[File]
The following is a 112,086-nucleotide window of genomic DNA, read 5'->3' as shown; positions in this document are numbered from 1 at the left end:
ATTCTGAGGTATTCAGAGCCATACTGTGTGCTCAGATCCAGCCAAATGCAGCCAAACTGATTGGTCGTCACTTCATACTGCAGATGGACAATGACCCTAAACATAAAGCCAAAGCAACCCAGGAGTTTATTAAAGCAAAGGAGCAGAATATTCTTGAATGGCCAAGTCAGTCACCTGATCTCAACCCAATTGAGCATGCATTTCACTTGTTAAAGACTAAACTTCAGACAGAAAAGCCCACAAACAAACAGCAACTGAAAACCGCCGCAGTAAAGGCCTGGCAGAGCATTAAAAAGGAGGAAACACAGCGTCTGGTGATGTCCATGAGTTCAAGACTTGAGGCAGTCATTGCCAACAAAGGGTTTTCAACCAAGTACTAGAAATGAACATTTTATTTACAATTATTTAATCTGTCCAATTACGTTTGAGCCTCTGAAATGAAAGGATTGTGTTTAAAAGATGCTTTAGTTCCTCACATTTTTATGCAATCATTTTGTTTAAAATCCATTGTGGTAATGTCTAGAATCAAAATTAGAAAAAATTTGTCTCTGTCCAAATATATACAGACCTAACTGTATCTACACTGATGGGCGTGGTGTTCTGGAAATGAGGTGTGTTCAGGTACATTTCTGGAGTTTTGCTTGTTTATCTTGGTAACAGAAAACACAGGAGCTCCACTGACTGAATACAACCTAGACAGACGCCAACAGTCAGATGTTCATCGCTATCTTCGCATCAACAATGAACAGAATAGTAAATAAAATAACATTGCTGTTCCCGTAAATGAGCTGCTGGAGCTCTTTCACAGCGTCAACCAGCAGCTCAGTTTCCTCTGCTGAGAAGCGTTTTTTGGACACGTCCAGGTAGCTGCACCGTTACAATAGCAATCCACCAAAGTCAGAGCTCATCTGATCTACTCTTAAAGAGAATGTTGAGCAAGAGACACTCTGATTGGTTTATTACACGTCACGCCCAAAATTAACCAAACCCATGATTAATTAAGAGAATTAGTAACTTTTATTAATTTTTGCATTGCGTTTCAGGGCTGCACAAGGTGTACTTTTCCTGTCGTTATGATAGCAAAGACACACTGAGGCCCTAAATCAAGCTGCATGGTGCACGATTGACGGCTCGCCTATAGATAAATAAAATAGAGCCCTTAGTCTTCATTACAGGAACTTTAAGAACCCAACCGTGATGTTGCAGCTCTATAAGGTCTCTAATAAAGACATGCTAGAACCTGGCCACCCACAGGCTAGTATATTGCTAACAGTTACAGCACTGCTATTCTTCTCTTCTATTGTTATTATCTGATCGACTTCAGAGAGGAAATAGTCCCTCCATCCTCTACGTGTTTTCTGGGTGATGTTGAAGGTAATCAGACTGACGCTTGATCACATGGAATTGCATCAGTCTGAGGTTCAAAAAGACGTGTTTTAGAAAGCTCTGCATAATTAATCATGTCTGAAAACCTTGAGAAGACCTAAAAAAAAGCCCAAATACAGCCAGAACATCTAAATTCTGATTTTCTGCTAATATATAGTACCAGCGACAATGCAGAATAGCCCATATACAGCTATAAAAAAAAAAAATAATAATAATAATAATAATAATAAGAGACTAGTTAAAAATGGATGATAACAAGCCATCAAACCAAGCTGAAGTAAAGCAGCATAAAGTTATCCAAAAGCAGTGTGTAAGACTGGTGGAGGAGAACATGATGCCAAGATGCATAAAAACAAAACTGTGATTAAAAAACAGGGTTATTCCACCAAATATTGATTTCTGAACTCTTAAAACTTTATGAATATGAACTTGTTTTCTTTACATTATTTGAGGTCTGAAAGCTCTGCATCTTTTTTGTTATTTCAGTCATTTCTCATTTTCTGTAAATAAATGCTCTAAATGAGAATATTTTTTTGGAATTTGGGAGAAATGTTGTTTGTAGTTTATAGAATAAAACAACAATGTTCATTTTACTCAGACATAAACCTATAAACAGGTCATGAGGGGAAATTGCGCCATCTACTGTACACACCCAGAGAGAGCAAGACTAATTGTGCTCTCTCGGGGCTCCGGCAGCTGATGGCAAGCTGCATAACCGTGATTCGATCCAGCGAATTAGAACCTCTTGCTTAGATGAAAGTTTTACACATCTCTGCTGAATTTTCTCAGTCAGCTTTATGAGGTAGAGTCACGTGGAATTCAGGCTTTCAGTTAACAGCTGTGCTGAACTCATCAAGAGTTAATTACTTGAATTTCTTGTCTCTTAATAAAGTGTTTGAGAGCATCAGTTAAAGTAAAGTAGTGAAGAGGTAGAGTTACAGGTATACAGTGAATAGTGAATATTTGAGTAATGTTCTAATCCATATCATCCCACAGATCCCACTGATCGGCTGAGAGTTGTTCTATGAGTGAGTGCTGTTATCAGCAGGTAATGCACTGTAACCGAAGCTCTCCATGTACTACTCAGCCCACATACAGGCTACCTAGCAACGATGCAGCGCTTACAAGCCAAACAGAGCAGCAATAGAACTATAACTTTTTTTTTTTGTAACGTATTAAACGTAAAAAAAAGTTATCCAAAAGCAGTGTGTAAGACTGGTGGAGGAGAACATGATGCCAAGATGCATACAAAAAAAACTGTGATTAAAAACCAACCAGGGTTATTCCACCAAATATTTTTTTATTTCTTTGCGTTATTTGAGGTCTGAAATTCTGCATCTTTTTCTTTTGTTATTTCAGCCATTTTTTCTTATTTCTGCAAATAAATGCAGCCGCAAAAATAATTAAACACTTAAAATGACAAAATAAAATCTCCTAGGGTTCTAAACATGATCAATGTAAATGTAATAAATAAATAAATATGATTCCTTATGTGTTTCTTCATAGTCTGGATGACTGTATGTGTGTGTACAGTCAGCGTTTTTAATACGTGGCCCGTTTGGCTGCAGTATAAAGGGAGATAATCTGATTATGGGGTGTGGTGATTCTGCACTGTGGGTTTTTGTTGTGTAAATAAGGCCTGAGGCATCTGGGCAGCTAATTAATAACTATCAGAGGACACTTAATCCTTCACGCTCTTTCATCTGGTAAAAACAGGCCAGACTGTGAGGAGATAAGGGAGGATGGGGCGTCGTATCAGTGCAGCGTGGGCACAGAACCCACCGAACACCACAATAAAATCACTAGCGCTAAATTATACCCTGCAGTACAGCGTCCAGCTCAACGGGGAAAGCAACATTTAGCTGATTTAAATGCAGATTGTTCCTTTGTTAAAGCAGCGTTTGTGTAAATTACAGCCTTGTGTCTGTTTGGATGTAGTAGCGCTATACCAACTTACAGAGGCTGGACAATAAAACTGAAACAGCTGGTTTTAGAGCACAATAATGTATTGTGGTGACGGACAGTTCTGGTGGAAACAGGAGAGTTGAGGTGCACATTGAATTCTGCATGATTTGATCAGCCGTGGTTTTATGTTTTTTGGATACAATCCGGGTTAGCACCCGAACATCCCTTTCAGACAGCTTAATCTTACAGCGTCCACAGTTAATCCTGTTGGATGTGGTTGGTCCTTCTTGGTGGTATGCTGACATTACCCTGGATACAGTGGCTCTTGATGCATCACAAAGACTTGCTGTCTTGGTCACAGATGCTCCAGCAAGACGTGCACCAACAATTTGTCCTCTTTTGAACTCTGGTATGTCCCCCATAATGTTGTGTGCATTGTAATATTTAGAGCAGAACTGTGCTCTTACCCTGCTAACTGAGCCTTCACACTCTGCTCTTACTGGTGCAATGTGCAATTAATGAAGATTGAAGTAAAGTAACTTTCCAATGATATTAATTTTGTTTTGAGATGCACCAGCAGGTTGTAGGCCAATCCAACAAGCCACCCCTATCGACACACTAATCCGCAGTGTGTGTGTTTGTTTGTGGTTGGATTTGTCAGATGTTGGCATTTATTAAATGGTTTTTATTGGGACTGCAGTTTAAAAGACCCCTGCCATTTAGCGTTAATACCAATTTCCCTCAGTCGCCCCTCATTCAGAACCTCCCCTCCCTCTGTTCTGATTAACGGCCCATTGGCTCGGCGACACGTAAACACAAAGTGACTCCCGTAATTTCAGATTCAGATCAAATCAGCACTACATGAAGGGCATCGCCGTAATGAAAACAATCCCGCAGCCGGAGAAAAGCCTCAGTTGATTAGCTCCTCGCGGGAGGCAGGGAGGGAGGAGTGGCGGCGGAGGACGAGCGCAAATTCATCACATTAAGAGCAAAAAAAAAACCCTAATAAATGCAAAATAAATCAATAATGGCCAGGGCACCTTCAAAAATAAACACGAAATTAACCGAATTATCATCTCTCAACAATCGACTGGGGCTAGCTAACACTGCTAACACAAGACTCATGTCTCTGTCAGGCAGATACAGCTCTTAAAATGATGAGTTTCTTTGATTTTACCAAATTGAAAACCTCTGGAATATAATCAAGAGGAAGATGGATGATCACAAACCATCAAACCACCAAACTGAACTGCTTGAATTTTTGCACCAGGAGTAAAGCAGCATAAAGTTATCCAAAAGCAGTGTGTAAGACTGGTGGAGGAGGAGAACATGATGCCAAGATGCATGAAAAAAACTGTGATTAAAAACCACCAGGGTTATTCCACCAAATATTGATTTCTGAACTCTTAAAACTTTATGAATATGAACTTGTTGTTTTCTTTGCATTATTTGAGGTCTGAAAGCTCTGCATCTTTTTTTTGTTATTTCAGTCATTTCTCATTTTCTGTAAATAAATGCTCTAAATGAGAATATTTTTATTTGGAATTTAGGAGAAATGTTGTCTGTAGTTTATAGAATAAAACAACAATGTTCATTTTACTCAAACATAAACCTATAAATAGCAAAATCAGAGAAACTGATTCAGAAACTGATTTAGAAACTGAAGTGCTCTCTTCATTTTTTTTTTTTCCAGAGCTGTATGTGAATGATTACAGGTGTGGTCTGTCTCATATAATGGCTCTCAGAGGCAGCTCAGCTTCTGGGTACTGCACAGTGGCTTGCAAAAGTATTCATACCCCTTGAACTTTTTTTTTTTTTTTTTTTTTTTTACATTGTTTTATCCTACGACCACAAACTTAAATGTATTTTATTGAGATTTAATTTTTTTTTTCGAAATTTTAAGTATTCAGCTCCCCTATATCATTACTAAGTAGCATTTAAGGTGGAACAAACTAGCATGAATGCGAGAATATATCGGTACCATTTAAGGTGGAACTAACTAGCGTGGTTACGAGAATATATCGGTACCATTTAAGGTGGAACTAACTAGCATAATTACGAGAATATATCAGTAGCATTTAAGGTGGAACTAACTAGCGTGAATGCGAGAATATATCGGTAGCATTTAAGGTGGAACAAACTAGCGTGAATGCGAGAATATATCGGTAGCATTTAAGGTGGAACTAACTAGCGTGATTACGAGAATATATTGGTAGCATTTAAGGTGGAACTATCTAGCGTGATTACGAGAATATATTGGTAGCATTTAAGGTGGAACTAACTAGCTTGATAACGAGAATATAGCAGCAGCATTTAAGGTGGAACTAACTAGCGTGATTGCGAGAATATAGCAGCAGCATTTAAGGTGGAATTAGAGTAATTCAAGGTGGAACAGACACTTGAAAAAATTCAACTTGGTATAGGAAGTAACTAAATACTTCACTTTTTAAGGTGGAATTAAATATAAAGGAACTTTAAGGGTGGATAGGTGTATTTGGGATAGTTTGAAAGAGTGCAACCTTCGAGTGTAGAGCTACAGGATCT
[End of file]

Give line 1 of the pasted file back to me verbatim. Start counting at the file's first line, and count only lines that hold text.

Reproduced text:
The following is a 112,086-nucleotide window of genomic DNA, read 5'->3' as shown; positions in this document are numbered from 1 at the left end: